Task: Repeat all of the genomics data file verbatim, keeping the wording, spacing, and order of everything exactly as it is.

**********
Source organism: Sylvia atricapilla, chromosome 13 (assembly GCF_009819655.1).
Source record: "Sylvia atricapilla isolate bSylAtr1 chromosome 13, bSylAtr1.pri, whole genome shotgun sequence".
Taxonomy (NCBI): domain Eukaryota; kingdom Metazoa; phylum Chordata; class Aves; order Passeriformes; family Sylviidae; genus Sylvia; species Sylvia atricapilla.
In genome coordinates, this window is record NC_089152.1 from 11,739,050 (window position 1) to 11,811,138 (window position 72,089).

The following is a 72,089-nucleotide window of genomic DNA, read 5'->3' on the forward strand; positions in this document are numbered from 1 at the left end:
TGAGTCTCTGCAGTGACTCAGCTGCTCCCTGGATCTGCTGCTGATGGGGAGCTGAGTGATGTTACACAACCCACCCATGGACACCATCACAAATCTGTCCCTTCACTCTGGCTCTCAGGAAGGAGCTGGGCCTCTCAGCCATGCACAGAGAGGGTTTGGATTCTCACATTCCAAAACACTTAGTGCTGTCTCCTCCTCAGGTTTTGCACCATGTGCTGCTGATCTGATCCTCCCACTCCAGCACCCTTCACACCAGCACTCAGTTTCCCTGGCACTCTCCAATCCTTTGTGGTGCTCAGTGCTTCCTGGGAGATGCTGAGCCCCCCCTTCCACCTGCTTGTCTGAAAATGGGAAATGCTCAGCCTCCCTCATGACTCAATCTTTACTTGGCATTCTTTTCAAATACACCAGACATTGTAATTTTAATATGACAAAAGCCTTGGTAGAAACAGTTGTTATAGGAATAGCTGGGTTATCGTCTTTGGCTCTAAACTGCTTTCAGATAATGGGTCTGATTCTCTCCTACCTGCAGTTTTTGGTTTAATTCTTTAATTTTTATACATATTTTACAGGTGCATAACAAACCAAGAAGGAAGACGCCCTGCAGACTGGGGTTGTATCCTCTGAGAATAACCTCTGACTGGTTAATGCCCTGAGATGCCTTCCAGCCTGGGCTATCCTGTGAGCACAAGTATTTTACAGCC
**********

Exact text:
Source organism: Sylvia atricapilla, chromosome 13 (assembly GCF_009819655.1).
Source record: "Sylvia atricapilla isolate bSylAtr1 chromosome 13, bSylAtr1.pri, whole genome shotgun sequence".
Taxonomy (NCBI): domain Eukaryota; kingdom Metazoa; phylum Chordata; class Aves; order Passeriformes; family Sylviidae; genus Sylvia; species Sylvia atricapilla.
In genome coordinates, this window is record NC_089152.1 from 11,739,050 (window position 1) to 11,811,138 (window position 72,089).

The following is a 72,089-nucleotide window of genomic DNA, read 5'->3' on the forward strand; positions in this document are numbered from 1 at the left end:
TGAGTCTCTGCAGTGACTCAGCTGCTCCCTGGATCTGCTGCTGATGGGGAGCTGAGTGATGTTACACAACCCACCCATGGACACCATCACAAATCTGTCCCTTCACTCTGGCTCTCAGGAAGGAGCTGGGCCTCTCAGCCATGCACAGAGAGGGTTTGGATTCTCACATTCCAAAACACTTAGTGCTGTCTCCTCCTCAGGTTTTGCACCATGTGCTGCTGATCTGATCCTCCCACTCCAGCACCCTTCACACCAGCACTCAGTTTCCCTGGCACTCTCCAATCCTTTGTGGTGCTCAGTGCTTCCTGGGAGATGCTGAGCCCCCCCTTCCACCTGCTTGTCTGAAAATGGGAAATGCTCAGCCTCCCTCATGACTCAATCTTTACTTGGCATTCTTTTCAAATACACCAGACATTGTAATTTTAATATGACAAAAGCCTTGGTAGAAACAGTTGTTATAGGAATAGCTGGGTTATCGTCTTTGGCTCTAAACTGCTTTCAGATAATGGGTCTGATTCTCTCCTACCTGCAGTTTTTGGTTTAATTCTTTAATTTTTATACATATTTTACAGGTGCATAACAAACCAAGAAGGAAGACGCCCTGCAGACTGGGGTTGTATCCTCTGAGAATAACCTCTGACTGGTTAATGCCCTGAGATGCCTTCCAGCCTGGGCTATCCTGTGAGCACAAGTATTTTACAGCC